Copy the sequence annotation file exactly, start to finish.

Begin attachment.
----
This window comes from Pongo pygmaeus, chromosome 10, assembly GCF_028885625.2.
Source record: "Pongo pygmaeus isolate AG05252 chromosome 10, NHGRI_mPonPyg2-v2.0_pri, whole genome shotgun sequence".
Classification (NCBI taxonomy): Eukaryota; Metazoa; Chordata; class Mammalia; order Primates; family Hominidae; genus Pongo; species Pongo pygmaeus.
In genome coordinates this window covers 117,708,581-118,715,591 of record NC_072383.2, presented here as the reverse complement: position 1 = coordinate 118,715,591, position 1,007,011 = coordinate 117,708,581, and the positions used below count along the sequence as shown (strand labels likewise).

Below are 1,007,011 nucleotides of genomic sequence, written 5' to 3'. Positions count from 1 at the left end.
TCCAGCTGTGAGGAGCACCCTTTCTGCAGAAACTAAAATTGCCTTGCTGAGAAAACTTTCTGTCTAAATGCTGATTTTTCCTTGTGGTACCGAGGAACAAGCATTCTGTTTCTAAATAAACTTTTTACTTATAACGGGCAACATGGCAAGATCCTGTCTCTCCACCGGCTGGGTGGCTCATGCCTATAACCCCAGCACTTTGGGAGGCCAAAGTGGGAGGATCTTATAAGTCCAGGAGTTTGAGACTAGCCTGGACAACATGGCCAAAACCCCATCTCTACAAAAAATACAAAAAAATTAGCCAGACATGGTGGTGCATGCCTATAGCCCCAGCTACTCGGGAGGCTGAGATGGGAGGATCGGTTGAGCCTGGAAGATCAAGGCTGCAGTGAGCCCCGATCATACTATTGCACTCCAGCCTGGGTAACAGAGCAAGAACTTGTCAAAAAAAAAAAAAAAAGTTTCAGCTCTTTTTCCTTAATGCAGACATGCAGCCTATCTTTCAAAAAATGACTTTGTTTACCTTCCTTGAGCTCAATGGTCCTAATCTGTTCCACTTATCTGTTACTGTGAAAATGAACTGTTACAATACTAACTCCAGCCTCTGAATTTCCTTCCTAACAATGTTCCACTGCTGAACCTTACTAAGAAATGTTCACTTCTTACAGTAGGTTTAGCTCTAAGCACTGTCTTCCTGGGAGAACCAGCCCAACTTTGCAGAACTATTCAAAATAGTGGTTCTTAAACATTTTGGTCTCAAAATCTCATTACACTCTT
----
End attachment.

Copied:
This window comes from Pongo pygmaeus, chromosome 10, assembly GCF_028885625.2.
Source record: "Pongo pygmaeus isolate AG05252 chromosome 10, NHGRI_mPonPyg2-v2.0_pri, whole genome shotgun sequence".
Classification (NCBI taxonomy): Eukaryota; Metazoa; Chordata; class Mammalia; order Primates; family Hominidae; genus Pongo; species Pongo pygmaeus.
In genome coordinates this window covers 117,708,581-118,715,591 of record NC_072383.2, presented here as the reverse complement: position 1 = coordinate 118,715,591, position 1,007,011 = coordinate 117,708,581, and the positions used below count along the sequence as shown (strand labels likewise).

Below are 1,007,011 nucleotides of genomic sequence, written 5' to 3'. Positions count from 1 at the left end.
TCCAGCTGTGAGGAGCACCCTTTCTGCAGAAACTAAAATTGCCTTGCTGAGAAAACTTTCTGTCTAAATGCTGATTTTTCCTTGTGGTACCGAGGAACAAGCATTCTGTTTCTAAATAAACTTTTTACTTATAACGGGCAACATGGCAAGATCCTGTCTCTCCACCGGCTGGGTGGCTCATGCCTATAACCCCAGCACTTTGGGAGGCCAAAGTGGGAGGATCTTATAAGTCCAGGAGTTTGAGACTAGCCTGGACAACATGGCCAAAACCCCATCTCTACAAAAAATACAAAAAAATTAGCCAGACATGGTGGTGCATGCCTATAGCCCCAGCTACTCGGGAGGCTGAGATGGGAGGATCGGTTGAGCCTGGAAGATCAAGGCTGCAGTGAGCCCCGATCATACTATTGCACTCCAGCCTGGGTAACAGAGCAAGAACTTGTCAAAAAAAAAAAAAAAAGTTTCAGCTCTTTTTCCTTAATGCAGACATGCAGCCTATCTTTCAAAAAATGACTTTGTTTACCTTCCTTGAGCTCAATGGTCCTAATCTGTTCCACTTATCTGTTACTGTGAAAATGAACTGTTACAATACTAACTCCAGCCTCTGAATTTCCTTCCTAACAATGTTCCACTGCTGAACCTTACTAAGAAATGTTCACTTCTTACAGTAGGTTTAGCTCTAAGCACTGTCTTCCTGGGAGAACCAGCCCAACTTTGCAGAACTATTCAAAATAGTGGTTCTTAAACATTTTGGTCTCAAAATCTCATTACACTCTT